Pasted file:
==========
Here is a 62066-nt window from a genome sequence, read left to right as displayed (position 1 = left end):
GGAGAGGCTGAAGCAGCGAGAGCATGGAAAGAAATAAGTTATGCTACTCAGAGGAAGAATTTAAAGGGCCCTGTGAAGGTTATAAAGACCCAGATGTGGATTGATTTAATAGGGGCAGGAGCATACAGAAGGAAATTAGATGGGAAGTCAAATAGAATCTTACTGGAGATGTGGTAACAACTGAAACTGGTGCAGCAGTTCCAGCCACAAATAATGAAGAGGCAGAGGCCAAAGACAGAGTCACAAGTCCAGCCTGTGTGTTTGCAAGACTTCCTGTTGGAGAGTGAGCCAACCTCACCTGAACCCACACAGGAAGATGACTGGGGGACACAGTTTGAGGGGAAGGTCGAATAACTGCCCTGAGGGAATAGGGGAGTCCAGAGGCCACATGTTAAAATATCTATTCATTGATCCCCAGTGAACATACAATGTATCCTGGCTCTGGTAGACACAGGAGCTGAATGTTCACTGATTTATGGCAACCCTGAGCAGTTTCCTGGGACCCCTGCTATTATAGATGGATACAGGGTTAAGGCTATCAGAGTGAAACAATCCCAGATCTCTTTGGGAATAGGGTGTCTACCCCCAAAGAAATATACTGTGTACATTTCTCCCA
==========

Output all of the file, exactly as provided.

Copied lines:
Here is a 62066-nt window from a genome sequence, read left to right as displayed (position 1 = left end):
GGAGAGGCTGAAGCAGCGAGAGCATGGAAAGAAATAAGTTATGCTACTCAGAGGAAGAATTTAAAGGGCCCTGTGAAGGTTATAAAGACCCAGATGTGGATTGATTTAATAGGGGCAGGAGCATACAGAAGGAAATTAGATGGGAAGTCAAATAGAATCTTACTGGAGATGTGGTAACAACTGAAACTGGTGCAGCAGTTCCAGCCACAAATAATGAAGAGGCAGAGGCCAAAGACAGAGTCACAAGTCCAGCCTGTGTGTTTGCAAGACTTCCTGTTGGAGAGTGAGCCAACCTCACCTGAACCCACACAGGAAGATGACTGGGGGACACAGTTTGAGGGGAAGGTCGAATAACTGCCCTGAGGGAATAGGGGAGTCCAGAGGCCACATGTTAAAATATCTATTCATTGATCCCCAGTGAACATACAATGTATCCTGGCTCTGGTAGACACAGGAGCTGAATGTTCACTGATTTATGGCAACCCTGAGCAGTTTCCTGGGACCCCTGCTATTATAGATGGATACAGGGTTAAGGCTATCAGAGTGAAACAATCCCAGATCTCTTTGGGAATAGGGTGTCTACCCCCAAAGAAATATACTGTGTACATTTCTCCCA